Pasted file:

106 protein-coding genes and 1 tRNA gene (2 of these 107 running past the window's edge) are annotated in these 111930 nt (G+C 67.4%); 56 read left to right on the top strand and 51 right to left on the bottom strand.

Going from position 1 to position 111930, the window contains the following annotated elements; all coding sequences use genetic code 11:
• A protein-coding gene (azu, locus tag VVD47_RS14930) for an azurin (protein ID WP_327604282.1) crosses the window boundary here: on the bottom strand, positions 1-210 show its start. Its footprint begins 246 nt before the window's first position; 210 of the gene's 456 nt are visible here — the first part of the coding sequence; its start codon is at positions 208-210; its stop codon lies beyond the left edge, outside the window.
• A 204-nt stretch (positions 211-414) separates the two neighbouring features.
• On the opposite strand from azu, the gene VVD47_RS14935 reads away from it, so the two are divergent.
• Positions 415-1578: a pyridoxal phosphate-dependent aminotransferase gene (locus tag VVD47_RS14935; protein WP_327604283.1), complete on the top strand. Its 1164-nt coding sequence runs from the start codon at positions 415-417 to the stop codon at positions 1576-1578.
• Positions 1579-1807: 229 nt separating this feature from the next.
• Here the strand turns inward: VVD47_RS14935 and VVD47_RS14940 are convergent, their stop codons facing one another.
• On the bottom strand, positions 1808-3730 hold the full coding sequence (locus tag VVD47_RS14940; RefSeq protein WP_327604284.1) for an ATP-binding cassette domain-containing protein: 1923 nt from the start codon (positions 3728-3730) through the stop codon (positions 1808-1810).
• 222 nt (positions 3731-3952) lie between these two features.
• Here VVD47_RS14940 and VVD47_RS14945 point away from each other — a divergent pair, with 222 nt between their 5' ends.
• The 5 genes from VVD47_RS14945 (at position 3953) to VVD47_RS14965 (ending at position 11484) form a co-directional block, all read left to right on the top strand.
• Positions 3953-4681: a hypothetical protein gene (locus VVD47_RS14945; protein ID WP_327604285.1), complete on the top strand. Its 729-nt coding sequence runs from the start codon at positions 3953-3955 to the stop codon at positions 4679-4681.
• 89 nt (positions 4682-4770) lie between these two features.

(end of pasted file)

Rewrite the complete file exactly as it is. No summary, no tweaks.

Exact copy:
106 protein-coding genes and 1 tRNA gene (2 of these 107 running past the window's edge) are annotated in these 111930 nt (G+C 67.4%); 56 read left to right on the top strand and 51 right to left on the bottom strand.

Going from position 1 to position 111930, the window contains the following annotated elements; all coding sequences use genetic code 11:
• A protein-coding gene (azu, locus tag VVD47_RS14930) for an azurin (protein ID WP_327604282.1) crosses the window boundary here: on the bottom strand, positions 1-210 show its start. Its footprint begins 246 nt before the window's first position; 210 of the gene's 456 nt are visible here — the first part of the coding sequence; its start codon is at positions 208-210; its stop codon lies beyond the left edge, outside the window.
• A 204-nt stretch (positions 211-414) separates the two neighbouring features.
• On the opposite strand from azu, the gene VVD47_RS14935 reads away from it, so the two are divergent.
• Positions 415-1578: a pyridoxal phosphate-dependent aminotransferase gene (locus tag VVD47_RS14935; protein WP_327604283.1), complete on the top strand. Its 1164-nt coding sequence runs from the start codon at positions 415-417 to the stop codon at positions 1576-1578.
• Positions 1579-1807: 229 nt separating this feature from the next.
• Here the strand turns inward: VVD47_RS14935 and VVD47_RS14940 are convergent, their stop codons facing one another.
• On the bottom strand, positions 1808-3730 hold the full coding sequence (locus tag VVD47_RS14940; RefSeq protein WP_327604284.1) for an ATP-binding cassette domain-containing protein: 1923 nt from the start codon (positions 3728-3730) through the stop codon (positions 1808-1810).
• 222 nt (positions 3731-3952) lie between these two features.
• Here VVD47_RS14940 and VVD47_RS14945 point away from each other — a divergent pair, with 222 nt between their 5' ends.
• The 5 genes from VVD47_RS14945 (at position 3953) to VVD47_RS14965 (ending at position 11484) form a co-directional block, all read left to right on the top strand.
• Positions 3953-4681: a hypothetical protein gene (locus VVD47_RS14945; protein ID WP_327604285.1), complete on the top strand. Its 729-nt coding sequence runs from the start codon at positions 3953-3955 to the stop codon at positions 4679-4681.
• 89 nt (positions 4682-4770) lie between these two features.